What are the signs of a great accountant? It's not always easy to know you have the best person for your business. Some the ways business owners measure their accountants performance has been skewered over the past 20 years with the advent of personal computers and cheap "accounting" software such as Intuit's QuickBooks. Before that, the lines were clear as to what the accountants role was. Today, many accountants have allowed themselves to become glorified software trouble shooters and tax preparation mills. The focus was taken off the client's books and records and financial position and refocused on helping them do bookkeeping themselves to help reduce their own accounting fees. It's this mentality that has led me to believe that accountants are some of the worst business people I have ever come across.
So how do you know you have a great one?
- They communicate regularly with you : Not just by email. They meet with you face to face to discuss what's going on with you and your business.
- They have your books up to date : With today's technology there is no reason why you should have to wait months for a balance sheet and income statement
- They do tax planning during the year : You can't be told what you should have done during the year to reduce your taxes. Tax planning is an ongoing process and it's not always about not paying taxes. A great accountant will explain this to you.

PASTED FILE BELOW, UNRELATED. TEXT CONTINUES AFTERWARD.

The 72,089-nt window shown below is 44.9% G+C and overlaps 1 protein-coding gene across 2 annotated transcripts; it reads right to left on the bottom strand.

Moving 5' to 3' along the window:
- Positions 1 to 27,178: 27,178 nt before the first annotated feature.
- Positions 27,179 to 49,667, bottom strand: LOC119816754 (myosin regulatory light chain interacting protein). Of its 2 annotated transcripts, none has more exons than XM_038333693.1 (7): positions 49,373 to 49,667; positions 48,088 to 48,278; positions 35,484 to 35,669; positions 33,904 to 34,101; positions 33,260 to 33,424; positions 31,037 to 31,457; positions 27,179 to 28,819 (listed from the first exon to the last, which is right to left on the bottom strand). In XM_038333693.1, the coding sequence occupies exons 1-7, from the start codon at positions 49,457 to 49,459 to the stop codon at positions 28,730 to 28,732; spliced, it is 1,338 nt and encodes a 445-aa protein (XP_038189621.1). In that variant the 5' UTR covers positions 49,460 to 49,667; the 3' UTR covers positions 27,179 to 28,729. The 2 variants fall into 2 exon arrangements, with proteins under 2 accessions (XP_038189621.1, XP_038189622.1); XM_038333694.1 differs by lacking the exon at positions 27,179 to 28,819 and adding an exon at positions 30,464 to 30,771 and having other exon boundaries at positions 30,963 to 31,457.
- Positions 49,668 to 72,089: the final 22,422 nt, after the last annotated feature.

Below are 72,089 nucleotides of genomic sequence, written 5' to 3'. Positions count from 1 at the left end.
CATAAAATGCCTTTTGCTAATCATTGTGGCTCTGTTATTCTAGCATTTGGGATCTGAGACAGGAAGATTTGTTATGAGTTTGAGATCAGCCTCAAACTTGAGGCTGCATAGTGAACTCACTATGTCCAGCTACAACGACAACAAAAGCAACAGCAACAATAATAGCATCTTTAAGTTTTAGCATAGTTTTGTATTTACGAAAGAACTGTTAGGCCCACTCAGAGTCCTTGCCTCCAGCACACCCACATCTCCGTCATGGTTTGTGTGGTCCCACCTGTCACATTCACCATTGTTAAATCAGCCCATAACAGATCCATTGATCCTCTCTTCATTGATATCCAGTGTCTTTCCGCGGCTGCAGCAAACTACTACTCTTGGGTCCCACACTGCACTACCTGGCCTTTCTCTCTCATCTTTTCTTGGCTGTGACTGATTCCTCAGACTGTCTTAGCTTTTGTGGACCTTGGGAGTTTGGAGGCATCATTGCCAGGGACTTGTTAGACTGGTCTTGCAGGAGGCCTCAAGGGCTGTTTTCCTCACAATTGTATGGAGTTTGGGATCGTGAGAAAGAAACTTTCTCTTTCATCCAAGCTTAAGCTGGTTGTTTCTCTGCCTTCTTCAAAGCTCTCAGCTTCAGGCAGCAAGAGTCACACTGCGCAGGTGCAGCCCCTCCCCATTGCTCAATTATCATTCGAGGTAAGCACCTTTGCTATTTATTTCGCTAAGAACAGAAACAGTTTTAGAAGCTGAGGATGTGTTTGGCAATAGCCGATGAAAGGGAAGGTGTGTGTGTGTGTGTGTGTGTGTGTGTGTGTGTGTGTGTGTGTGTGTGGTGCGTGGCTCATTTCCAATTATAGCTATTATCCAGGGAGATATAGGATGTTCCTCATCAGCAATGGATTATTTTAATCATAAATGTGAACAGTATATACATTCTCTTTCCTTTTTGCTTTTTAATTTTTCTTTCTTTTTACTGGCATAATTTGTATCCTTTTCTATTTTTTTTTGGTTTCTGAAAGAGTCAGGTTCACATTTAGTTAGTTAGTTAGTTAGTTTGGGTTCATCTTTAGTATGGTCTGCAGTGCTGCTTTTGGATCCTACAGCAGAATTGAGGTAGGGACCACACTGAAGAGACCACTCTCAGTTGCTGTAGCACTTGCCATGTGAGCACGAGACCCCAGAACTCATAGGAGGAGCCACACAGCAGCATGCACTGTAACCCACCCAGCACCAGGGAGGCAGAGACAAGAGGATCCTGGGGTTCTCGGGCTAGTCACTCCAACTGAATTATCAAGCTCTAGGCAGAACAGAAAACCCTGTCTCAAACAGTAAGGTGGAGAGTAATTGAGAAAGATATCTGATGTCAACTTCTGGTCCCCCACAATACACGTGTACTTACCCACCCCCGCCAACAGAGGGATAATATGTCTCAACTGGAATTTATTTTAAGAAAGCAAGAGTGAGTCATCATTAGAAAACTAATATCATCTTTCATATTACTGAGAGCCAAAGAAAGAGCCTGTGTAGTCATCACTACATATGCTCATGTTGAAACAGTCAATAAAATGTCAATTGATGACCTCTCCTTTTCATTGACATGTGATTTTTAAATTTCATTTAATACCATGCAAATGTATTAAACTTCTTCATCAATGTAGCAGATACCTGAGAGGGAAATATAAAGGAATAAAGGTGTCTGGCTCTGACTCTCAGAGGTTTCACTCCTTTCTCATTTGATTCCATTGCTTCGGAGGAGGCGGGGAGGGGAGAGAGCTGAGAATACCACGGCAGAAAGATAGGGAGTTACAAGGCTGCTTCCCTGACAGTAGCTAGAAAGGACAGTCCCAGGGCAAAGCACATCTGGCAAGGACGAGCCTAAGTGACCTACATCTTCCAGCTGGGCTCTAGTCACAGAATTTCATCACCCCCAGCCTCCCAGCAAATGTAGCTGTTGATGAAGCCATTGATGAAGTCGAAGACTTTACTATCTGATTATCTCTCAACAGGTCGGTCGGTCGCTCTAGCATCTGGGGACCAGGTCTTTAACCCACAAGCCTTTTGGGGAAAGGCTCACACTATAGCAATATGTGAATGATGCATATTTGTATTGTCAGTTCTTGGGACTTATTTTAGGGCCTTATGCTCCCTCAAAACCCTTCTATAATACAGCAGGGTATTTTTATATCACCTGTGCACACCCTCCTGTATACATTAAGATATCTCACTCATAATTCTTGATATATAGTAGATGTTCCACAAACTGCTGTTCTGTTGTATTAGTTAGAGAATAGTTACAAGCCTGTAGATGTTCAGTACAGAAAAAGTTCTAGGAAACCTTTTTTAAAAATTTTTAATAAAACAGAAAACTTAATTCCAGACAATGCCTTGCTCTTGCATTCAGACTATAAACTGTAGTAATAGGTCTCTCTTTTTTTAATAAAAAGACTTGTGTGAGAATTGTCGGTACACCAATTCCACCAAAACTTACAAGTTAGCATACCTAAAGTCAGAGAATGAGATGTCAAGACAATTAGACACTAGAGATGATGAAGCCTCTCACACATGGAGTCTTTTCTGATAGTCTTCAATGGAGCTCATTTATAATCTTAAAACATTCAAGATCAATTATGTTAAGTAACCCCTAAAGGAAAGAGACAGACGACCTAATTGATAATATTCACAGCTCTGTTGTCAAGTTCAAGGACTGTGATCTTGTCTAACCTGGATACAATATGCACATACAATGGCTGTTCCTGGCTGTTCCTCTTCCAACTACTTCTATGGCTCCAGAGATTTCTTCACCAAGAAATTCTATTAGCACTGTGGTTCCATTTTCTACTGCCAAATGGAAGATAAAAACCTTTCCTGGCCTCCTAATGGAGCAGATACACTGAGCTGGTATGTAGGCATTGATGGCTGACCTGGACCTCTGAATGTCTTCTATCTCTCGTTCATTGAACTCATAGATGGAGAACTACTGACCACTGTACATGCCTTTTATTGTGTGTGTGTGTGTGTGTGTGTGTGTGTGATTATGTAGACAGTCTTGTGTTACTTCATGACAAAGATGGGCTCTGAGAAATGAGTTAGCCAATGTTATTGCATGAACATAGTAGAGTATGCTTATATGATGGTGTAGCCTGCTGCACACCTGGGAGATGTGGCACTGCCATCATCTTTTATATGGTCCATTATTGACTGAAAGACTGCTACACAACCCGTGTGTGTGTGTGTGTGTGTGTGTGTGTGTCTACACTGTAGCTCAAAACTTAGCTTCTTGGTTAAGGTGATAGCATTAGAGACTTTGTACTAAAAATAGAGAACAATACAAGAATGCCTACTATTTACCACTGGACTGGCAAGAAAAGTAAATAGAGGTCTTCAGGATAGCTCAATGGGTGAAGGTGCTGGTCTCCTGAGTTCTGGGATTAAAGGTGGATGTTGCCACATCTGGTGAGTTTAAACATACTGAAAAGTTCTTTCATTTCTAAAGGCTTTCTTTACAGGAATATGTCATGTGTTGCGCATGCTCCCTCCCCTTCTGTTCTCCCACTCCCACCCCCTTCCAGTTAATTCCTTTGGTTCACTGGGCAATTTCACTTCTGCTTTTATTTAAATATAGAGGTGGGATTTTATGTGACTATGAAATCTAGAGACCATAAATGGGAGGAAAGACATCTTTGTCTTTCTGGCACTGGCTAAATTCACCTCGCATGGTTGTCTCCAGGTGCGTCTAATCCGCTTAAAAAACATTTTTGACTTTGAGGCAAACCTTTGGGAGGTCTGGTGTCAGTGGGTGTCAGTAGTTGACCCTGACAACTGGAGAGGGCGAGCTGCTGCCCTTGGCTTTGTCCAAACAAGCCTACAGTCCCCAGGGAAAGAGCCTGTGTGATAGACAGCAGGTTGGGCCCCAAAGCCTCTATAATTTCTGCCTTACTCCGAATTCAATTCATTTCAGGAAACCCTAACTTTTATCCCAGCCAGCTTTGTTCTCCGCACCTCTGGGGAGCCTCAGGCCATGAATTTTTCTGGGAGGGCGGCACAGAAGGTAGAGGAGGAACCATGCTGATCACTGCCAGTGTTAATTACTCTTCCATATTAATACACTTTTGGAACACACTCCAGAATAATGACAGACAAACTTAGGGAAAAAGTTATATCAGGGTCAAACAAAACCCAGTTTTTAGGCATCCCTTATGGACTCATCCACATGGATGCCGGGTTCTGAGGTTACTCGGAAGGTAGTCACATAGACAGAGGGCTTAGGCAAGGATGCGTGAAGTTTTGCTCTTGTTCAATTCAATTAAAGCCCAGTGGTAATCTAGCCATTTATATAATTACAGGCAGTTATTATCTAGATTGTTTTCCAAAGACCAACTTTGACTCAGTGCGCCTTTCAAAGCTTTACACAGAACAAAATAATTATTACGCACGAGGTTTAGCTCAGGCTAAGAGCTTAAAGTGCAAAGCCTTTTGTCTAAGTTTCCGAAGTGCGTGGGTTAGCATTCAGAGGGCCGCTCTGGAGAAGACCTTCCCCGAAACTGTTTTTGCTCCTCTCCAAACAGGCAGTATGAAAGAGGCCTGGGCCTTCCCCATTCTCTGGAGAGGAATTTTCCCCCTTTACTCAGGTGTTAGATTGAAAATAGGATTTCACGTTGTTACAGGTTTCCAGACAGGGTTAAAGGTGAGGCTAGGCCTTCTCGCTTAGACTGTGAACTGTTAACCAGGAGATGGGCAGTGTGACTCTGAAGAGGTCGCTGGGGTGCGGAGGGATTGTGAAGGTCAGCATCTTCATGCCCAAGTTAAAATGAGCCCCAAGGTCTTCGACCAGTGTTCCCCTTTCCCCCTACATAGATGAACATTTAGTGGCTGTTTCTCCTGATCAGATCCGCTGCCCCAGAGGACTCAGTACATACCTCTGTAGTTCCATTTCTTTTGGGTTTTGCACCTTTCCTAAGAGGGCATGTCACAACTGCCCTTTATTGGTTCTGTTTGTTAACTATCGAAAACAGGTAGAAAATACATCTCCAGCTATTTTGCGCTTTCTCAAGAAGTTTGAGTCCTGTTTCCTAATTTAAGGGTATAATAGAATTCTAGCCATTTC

- They show you the value of budgeting : Business plans don't mean squat if you can't map out your future income, expenses and cash flow. This should be business 101 but most accountants never even mention budgeting or how to do it to their clients.
- They constantly educate you : Learning never ceases. Business is fluid and your accountant should be keeping you informed about 3 things:
- What's happened (income statement)
- What's happening (balance sheet)
- What you can expect to happen (budget).
They should have helped you develop your accounting system and explain what books and records are. They should discuss exit strategies and understand what your long-term and short-term objectives are.
In conclusion, your business is probably your most valuable asset and your accountant is in an important position. That individual not only has to be someone you know, like and trust but also be the one to bring you back down to earth by telling you the things you don't want to hear.